When Mercedes-Benz workers found some automobile parts inside a warehouse in 2001, they had no idea that they were holding important pieces in the history of the luxury vehicle manufacturer from Germany, as shown on a report from carscoops.com. The parts came from the Mercedes-Benz 540 K Streamliner, a one-off race car that never had the chance to show its potential until now.
The 540 K Streamliner was manufactured in 1936 and was supposed to compete in a long-distance race from Berlin to Rome. However, the Second World War prevented it from ever seeing any action.
While it was necessary to manufacture all its parts from scratch since they did not exist anymore, the people from Mercedes-Benz Classic were determined to restore it. Restoring the race car also required careful research on each part in the Mercedes-Benz Classic collection as well as utilizing the same manufacturing methods in the 1930s.
The car featured an aluminum body developed inside a wind tunnel, and was designed to cut through the wind using its 8-cylinder 5.4-liter inline supercharged engine. While it was intended to combine speed with luxury, the Mercedes-Benz 540 K Streamliner did not have the opportunity to excel due to the war.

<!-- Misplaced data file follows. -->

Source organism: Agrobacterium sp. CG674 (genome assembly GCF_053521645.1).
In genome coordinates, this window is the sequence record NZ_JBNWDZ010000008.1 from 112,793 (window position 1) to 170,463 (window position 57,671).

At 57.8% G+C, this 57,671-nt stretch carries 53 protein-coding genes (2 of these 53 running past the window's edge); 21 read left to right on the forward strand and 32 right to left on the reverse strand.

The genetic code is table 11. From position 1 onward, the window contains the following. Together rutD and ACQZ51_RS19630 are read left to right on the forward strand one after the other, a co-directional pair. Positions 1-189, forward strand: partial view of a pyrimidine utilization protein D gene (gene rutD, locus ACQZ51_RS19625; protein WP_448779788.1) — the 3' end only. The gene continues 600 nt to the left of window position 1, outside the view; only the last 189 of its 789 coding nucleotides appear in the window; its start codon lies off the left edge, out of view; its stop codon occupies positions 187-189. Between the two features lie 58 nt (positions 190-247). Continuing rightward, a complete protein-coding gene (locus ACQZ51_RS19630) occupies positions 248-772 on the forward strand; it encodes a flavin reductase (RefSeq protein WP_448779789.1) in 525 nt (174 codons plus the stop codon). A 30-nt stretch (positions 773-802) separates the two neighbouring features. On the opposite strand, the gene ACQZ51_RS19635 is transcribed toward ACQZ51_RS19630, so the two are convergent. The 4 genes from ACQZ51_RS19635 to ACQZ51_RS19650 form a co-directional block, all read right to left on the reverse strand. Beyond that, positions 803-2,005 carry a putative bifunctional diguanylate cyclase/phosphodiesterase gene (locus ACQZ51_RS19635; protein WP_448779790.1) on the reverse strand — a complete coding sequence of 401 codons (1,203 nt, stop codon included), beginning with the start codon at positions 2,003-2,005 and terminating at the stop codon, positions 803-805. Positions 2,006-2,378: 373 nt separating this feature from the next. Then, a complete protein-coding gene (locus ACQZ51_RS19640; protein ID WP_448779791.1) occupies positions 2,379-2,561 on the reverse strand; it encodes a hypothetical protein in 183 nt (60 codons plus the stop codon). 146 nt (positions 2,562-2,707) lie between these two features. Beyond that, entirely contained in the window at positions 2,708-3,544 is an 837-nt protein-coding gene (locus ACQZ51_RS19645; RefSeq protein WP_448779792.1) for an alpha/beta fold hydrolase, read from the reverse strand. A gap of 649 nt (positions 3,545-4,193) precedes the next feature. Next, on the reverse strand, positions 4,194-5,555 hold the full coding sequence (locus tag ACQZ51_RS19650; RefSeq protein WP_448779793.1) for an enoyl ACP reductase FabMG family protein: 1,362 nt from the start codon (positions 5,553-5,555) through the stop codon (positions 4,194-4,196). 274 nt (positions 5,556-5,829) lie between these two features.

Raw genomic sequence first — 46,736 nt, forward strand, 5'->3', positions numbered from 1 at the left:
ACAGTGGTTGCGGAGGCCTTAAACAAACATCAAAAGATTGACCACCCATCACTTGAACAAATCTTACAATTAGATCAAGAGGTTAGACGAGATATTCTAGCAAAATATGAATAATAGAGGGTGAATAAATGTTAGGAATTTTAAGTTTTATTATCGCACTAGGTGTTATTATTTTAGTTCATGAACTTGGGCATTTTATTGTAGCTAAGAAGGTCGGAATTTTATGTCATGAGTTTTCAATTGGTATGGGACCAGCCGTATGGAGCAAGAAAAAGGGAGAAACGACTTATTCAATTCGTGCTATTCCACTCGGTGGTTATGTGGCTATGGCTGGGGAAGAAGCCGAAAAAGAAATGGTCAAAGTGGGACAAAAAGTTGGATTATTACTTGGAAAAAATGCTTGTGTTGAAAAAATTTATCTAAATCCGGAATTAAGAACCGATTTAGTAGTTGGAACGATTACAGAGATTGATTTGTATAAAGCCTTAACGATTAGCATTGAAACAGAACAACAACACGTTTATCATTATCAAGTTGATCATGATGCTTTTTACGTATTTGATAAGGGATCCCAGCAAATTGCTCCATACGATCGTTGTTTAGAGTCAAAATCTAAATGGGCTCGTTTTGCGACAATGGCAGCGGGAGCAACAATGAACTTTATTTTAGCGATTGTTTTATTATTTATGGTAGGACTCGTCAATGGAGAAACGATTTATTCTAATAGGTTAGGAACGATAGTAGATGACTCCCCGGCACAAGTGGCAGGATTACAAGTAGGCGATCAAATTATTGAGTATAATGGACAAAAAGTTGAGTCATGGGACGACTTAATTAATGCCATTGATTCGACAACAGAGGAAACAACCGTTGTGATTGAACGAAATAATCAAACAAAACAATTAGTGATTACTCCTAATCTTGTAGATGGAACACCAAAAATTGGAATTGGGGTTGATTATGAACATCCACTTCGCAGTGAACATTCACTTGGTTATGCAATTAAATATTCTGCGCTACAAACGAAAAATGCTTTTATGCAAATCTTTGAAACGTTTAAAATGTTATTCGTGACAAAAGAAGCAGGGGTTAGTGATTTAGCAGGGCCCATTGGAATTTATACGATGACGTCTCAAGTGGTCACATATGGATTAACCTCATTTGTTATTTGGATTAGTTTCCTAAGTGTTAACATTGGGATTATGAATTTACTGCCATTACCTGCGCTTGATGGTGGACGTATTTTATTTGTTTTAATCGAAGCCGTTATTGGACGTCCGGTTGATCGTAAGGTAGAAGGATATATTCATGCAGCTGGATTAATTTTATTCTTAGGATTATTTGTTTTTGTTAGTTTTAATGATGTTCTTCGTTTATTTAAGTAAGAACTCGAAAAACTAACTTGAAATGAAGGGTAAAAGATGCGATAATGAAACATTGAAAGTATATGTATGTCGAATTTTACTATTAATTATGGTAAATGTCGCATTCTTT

Restoration work on the Mercedes-Benz 540 K Streamliner required the use of methods, technical skills and material that existed during the period when the vehicle was made. While the chassis of the 540 K Streamliner was the standard 540 K production model, its lightweight shell and slick design allowed it to move faster.
Around 5,000 hours of work was dedicated to restore the vehicle, which was documented by the luxury vehicle manufacturer in a 45-minute video. The cost of restoring the 540 K Streamliner may have been enormous, which basically makes the car priceless.
Seventy-five years after the Mercedes-Benz 540 K Streamliner was originally built, it finally was able to burn rubber on the test track, and this time there was no war to prevent it from doing so.